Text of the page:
Reviewed by A. Iwasa
The first issue of Signal starts with the words, “SIGNAL is an idea in formation. “It is a response to the myopia of the contemporary political culture in the United States, our blindness to most things beyond our national boundaries, and our lack of historical memory.”
When Signal first landed on my radar, I assumed the editors were just going to phone it in with a well curated, coffee table style art book full of sexy Leftist propaganda images like those from the Spanish Civil War. That written, I was still amped about it but I couldn’t have been more wrong. Since its inception, Signal has been an examination of how the arts play a prominent role in enforcing the status quo, though also serving a similar role as part of social change movements attempting to undermine the way things are. It’s exactly the sort of material I was practically dying for in 1999 as I pivoted the focus of my creative work from making music and writing lyrics to do doing ‘zines.
I’ve found a great deal of the material printed on questions about the role of the arts in social change movements to be lacking for the most part. But folks with Signal hit the ground running, by framing some of these questions in larger contexts, such as in this issue by interviewing a Xicana print making project’s three members, the Taller Tupac Amaru collective, interspersing their artwork with photographs.
“I think about it in terms of evaluation. I’ve been asking, ‘Is my work really making an impact?’ And then I’ve been taking a couple of steps back and wondering if I’m even asking the right questions,” said Melanie Cervantes, a member of the Taller Tupac Amaru collective as their conversation moved from arts education, work under capitalism, social movements both mass and highly localized, and much more.
This was followed by an interview with a long time Dutch punk vocalist and comic artist, Johannes van de Weert.
Afterwards is a photo essay of freight train graffiti, something I’ve long enjoyed as the merger of two of my favorite things. It’s all art by IMPEACH from the crew ALB, that took its name from the Communist Party’s Abraham Lincoln Brigade who fought the fascists in Spain during their civil war. This is actually the second time the Spanish Civil War has come up in the text: Johannes van de Weert did a comic called No Pasaran about Dutch anti-Fascist volunteers who fought in the war.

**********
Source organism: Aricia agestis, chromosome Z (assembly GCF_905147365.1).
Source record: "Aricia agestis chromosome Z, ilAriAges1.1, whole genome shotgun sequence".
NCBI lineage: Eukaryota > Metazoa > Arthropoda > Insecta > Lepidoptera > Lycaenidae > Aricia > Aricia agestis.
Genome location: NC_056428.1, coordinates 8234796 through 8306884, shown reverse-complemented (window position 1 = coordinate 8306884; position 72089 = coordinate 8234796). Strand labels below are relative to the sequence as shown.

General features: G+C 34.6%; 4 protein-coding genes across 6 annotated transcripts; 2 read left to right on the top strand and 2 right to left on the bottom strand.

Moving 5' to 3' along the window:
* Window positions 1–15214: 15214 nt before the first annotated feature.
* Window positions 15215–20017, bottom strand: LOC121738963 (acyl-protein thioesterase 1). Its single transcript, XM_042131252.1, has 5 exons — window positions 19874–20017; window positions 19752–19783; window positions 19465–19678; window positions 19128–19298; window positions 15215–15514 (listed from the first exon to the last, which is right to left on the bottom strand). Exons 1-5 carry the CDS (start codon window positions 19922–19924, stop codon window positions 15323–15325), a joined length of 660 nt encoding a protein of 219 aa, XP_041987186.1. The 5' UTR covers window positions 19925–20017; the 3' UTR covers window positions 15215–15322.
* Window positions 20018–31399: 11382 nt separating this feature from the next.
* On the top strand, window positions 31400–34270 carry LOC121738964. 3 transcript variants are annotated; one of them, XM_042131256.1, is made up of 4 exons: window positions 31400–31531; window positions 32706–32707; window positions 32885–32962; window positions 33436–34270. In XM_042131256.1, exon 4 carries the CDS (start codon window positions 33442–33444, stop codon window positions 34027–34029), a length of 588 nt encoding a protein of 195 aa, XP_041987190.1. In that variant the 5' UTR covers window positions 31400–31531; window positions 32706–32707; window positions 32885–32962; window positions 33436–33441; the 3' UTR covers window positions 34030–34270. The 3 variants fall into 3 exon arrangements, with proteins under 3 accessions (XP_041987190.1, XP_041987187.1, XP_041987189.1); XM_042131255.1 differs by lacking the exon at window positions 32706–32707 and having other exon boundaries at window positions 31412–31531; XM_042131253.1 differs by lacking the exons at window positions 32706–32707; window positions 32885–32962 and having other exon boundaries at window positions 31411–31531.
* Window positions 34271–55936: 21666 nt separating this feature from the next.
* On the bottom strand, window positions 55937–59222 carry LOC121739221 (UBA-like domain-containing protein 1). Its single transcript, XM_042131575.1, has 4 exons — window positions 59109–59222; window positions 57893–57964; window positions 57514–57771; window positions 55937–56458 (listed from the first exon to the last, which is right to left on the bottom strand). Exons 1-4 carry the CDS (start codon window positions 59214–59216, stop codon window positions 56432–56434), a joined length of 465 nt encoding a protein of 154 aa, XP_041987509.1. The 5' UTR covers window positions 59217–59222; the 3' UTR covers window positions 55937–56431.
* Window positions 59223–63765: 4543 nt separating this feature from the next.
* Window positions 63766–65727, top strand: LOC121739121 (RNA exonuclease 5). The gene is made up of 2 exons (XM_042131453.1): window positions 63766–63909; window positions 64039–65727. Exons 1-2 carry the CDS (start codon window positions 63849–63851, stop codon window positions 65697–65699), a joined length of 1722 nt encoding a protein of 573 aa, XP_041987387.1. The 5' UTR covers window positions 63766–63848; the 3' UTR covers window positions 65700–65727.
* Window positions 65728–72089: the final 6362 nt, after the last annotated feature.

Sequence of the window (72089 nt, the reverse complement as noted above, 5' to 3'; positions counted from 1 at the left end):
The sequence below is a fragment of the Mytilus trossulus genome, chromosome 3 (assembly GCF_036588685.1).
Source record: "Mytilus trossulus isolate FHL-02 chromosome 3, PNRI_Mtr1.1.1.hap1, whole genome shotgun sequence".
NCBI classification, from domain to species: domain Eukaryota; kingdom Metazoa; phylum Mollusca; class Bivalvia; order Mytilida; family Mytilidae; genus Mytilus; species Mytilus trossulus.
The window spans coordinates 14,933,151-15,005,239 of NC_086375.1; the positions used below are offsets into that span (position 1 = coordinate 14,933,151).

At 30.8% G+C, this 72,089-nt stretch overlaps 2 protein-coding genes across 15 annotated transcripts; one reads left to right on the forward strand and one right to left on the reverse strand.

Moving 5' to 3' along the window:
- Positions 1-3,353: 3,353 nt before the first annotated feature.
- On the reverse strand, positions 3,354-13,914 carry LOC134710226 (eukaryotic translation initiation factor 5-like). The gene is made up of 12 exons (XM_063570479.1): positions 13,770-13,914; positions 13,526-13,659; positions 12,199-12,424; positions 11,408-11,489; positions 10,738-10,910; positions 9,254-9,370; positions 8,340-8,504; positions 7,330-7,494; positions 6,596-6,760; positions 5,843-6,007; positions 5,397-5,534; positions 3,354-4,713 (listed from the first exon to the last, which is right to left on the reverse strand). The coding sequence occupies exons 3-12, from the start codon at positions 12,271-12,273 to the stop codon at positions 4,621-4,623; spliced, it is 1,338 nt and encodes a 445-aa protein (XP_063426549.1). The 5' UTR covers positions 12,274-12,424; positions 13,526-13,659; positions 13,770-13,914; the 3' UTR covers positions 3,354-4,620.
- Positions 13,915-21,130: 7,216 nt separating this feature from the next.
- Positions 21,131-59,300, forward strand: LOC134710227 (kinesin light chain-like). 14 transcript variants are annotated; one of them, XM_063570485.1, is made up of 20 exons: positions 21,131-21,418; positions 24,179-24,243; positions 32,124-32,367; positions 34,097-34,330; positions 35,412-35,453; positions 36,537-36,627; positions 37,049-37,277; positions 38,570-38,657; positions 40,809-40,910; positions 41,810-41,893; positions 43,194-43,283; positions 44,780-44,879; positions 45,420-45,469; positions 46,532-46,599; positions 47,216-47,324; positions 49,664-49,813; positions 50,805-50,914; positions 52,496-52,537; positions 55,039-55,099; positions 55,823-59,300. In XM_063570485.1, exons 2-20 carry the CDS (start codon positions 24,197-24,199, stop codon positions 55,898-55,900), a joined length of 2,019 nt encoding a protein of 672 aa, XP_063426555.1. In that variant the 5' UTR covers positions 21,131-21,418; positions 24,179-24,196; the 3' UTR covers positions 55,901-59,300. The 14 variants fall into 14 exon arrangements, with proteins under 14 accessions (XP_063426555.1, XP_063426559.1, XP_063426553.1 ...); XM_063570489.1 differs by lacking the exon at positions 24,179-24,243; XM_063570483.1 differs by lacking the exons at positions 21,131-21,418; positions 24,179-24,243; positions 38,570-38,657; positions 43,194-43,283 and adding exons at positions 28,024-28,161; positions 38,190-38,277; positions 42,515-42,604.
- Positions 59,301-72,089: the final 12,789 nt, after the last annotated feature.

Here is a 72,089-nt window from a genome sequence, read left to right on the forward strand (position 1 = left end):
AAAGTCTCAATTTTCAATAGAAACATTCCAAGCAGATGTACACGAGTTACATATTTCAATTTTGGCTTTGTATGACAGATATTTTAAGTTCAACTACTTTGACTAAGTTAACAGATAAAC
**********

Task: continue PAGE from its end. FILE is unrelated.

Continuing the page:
The following interview adds to Signal’s internationalism, but also even further depth by bringing in a veteran of the 1968 Mexican Student Movement, Felipe Hernandez Moreno, a printmaker who had been involved with Grupo 65. The interview is heavy for a number of reasons, but I think perhaps most important are his descriptions of Grupo 65’s organizational forms as they produced posters that were illegal, and put themselves at tremendous risk posting and distributing them, themselves. It’s not hard to imagine a future US where this sort of information will be invaluable. Here I can’t emphasize enough, all of the interviews and articles are interspersed with top notch visual art and/or photographs. It’s sharply laid out and engaging.
Next is an essay about adventure playgrounds, child built playgrounds that emerged in Copenhagen during the German occupation of World War II, with the Emdrup playground started by the Copenhagen Workers’ Co-operative Housing Association. The essay compares and contrasts how children relate to the formal settings of conventional playgrounds vs. the DIY aspects of adventure playgrounds.
This issue closes with an interview with the primary cover artist of Anarchy: A Journal of Anarchist Ideas, Rufus Segar. The journal went from 1961-’70, so as you can imagine, Segar has some good stories about working in the era’s art industry, volunteering for the journal on the side, printing, and the creative process in general.
When PM Press sent me the complete run of Signal, I originally thought I’d review #8 standing alone since it was new, and try to do an overarching deep dive about the first seven. But these journals are too good and need individual attention.
They can be ordered here from PM Press.